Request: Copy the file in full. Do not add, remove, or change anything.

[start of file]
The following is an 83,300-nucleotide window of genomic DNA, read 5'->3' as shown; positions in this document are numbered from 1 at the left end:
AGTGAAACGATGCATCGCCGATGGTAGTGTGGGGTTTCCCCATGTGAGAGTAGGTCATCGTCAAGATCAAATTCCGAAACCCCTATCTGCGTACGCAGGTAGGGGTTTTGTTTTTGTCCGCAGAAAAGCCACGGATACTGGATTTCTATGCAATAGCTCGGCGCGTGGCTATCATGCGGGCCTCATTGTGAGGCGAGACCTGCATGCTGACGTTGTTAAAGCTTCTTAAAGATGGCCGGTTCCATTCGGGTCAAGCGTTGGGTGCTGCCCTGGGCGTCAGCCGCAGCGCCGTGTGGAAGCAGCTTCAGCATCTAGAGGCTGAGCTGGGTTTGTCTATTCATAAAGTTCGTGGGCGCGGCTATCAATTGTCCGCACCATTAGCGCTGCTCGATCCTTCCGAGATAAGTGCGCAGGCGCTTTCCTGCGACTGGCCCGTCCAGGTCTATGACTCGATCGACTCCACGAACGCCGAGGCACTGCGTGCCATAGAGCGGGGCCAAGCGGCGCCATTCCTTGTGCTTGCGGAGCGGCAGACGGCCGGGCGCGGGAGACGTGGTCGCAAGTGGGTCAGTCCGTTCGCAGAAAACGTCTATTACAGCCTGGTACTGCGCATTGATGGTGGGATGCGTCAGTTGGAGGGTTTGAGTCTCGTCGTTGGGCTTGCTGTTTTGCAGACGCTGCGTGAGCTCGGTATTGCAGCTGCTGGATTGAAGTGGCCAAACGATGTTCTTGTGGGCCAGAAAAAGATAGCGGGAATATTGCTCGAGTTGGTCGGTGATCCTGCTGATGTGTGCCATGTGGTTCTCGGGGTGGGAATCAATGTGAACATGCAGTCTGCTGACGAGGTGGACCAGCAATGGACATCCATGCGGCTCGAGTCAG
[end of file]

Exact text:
The following is an 83,300-nucleotide window of genomic DNA, read 5'->3' as shown; positions in this document are numbered from 1 at the left end:
AGTGAAACGATGCATCGCCGATGGTAGTGTGGGGTTTCCCCATGTGAGAGTAGGTCATCGTCAAGATCAAATTCCGAAACCCCTATCTGCGTACGCAGGTAGGGGTTTTGTTTTTGTCCGCAGAAAAGCCACGGATACTGGATTTCTATGCAATAGCTCGGCGCGTGGCTATCATGCGGGCCTCATTGTGAGGCGAGACCTGCATGCTGACGTTGTTAAAGCTTCTTAAAGATGGCCGGTTCCATTCGGGTCAAGCGTTGGGTGCTGCCCTGGGCGTCAGCCGCAGCGCCGTGTGGAAGCAGCTTCAGCATCTAGAGGCTGAGCTGGGTTTGTCTATTCATAAAGTTCGTGGGCGCGGCTATCAATTGTCCGCACCATTAGCGCTGCTCGATCCTTCCGAGATAAGTGCGCAGGCGCTTTCCTGCGACTGGCCCGTCCAGGTCTATGACTCGATCGACTCCACGAACGCCGAGGCACTGCGTGCCATAGAGCGGGGCCAAGCGGCGCCATTCCTTGTGCTTGCGGAGCGGCAGACGGCCGGGCGCGGGAGACGTGGTCGCAAGTGGGTCAGTCCGTTCGCAGAAAACGTCTATTACAGCCTGGTACTGCGCATTGATGGTGGGATGCGTCAGTTGGAGGGTTTGAGTCTCGTCGTTGGGCTTGCTGTTTTGCAGACGCTGCGTGAGCTCGGTATTGCAGCTGCTGGATTGAAGTGGCCAAACGATGTTCTTGTGGGCCAGAAAAAGATAGCGGGAATATTGCTCGAGTTGGTCGGTGATCCTGCTGATGTGTGCCATGTGGTTCTCGGGGTGGGAATCAATGTGAACATGCAGTCTGCTGACGAGGTGGACCAGCAATGGACATCCATGCGGCTCGAGTCAG